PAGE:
Ask the Expert: My child's ears stick out – does he need surgery to pin them back?
Q: MY eight-year-old son's ears really stick out and I'm worried he'll get bullied about them. Would it be a good idea for him to have an operation to pin them back now?
A: Consultant plastic surgeon David Gateley, of DRG Plastic Surgery (drg-plasticsurgery.co.uk) in Harley Street, London, says: "As a parent, you're bound to want the best for your child but it's important to remember that you may be projecting your concern unnecessarily. The first thing I would suggest is to listen to what your child wants. Establish their feelings in all this. They may not be bothered by their ears, in which case there's probably no need for a cosmetic corrective procedure. Or at least, not right now.
"The risks around childhood surgery are higher so, ideally, procedures should be stalled until adolescence, unless they're pushing for this constantly. When children are four to six years old, the role of the anaesthetist becomes almost more important than the surgeon, due to the potential risks involved. If very young children are about to undergo surgery, parents need to be comfortable where the surgery's being done and whether there are paediatricians on site, for support.
"It's also sensible to assess whether your expectations for the outcome of a surgical procedure are realistic. There are always very real risks and downsides to surgery, both in terms of the initial recovery and the final aesthetic outcome.
"If you do decide to progress with corrective surgery, you must be very careful which surgeon you choose. As well as assessing their qualifications, it's a good idea to meet the surgeon – you need to feel very comfortable that they'll be operating on your child.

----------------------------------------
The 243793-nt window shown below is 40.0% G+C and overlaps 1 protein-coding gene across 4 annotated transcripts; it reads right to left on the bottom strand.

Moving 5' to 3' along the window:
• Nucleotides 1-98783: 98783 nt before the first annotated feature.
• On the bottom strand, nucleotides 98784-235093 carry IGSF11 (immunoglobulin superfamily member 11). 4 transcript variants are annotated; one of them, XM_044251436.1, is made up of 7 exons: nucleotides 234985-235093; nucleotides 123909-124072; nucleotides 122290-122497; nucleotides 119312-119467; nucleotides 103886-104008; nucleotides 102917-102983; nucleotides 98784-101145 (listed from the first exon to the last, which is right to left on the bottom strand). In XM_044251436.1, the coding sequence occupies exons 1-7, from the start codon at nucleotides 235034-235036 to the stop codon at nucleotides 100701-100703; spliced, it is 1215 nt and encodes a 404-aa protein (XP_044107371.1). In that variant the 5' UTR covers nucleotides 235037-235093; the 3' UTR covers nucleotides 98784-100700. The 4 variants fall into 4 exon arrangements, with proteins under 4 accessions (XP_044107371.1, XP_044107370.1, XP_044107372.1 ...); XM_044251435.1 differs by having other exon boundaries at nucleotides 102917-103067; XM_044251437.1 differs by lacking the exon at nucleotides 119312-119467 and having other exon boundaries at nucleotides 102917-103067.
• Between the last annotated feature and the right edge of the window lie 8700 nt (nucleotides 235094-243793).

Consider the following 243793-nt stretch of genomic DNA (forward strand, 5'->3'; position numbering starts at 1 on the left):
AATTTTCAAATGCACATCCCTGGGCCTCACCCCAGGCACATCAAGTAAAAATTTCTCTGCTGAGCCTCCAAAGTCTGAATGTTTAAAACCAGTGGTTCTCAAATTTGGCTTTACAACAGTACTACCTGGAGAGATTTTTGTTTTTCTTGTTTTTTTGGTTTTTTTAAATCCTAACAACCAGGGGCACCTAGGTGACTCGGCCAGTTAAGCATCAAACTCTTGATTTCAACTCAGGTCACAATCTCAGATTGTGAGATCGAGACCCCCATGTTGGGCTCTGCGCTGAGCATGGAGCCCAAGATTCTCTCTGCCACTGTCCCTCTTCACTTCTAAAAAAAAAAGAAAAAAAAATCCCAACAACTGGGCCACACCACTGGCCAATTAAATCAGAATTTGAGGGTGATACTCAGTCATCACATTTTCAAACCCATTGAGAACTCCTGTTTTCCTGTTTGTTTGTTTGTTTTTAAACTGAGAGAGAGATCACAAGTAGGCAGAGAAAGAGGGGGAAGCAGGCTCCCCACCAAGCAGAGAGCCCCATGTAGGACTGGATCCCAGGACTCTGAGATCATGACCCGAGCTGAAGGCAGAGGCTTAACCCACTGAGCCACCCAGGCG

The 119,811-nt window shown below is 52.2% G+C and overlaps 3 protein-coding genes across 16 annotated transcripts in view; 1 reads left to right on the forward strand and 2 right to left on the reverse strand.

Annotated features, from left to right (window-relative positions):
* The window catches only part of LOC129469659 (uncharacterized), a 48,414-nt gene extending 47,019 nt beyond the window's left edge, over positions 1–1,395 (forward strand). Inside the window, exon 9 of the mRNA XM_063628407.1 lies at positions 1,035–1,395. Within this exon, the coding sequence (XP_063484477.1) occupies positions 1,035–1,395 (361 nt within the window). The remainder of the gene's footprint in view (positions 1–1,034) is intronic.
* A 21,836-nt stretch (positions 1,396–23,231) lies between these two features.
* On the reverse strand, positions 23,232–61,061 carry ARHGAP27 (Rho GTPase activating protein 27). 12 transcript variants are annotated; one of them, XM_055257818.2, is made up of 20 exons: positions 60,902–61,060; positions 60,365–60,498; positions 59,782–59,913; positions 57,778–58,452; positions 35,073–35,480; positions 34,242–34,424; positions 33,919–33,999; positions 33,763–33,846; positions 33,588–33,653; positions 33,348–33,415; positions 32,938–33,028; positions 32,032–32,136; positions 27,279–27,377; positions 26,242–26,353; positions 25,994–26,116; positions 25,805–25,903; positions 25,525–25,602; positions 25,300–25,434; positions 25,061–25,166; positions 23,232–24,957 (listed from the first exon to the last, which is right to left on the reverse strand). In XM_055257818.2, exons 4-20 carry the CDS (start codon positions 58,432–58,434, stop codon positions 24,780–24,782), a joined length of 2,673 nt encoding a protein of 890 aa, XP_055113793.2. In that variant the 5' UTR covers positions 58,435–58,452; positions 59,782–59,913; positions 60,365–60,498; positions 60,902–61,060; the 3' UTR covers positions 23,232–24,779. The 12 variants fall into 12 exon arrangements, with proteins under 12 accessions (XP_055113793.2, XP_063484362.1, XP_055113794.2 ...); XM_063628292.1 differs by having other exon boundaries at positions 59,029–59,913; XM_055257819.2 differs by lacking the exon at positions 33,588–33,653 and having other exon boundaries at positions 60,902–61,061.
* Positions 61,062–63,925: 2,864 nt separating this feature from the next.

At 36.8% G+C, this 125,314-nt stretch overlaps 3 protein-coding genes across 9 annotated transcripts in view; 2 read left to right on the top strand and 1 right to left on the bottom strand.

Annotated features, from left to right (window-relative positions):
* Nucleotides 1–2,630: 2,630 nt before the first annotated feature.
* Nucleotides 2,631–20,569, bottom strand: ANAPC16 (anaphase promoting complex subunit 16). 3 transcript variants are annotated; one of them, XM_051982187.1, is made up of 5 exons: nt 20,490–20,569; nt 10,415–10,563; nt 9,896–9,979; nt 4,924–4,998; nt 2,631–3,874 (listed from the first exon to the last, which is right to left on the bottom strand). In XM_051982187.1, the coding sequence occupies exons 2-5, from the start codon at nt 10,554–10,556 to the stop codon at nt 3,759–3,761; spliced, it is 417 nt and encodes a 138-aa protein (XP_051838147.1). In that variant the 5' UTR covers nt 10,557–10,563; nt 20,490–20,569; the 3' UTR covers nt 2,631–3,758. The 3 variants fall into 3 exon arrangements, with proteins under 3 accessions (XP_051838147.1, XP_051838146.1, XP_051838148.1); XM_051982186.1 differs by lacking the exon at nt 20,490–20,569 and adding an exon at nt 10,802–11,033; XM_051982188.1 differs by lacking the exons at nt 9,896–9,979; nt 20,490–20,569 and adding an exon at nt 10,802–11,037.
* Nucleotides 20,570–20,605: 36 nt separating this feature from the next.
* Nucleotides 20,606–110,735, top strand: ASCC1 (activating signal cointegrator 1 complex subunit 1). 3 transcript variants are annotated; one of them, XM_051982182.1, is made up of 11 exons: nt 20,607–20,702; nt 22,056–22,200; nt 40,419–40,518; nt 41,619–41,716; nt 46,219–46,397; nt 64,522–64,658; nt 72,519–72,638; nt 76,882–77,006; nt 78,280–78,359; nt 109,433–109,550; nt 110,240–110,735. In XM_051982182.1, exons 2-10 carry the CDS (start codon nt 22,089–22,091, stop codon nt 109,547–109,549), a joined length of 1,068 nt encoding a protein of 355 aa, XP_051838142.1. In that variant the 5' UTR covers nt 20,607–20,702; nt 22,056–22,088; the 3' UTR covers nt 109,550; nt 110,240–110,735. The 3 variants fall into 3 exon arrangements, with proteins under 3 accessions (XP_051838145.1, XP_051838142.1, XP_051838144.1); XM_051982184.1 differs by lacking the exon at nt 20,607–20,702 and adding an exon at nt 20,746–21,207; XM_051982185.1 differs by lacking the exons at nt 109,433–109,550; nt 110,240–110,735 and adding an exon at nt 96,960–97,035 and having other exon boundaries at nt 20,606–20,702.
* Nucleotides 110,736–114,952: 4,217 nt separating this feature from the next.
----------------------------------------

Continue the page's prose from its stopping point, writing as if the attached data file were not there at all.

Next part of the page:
"As a surgeon with children myself, I've been very lucky in that I have a network of colleagues I know I can trust and who can look after my family. For the general public who don't have this luxury, some useful things to look out for are: The surgeon must be registered with the General Medical Council and on their specialist register of plastic surgeons, qualified for paediatric surgery specifically, and have passed child safeguarding checks.
"If the surgeon practises or has practised in the NHS – this is not always a guarantee of quality, but generally these surgeons are under [or have been under] a greater level of scrutiny. Seek recommendations and advice from your GP, and personal recommendations are important, so speak to the parents of previous patients."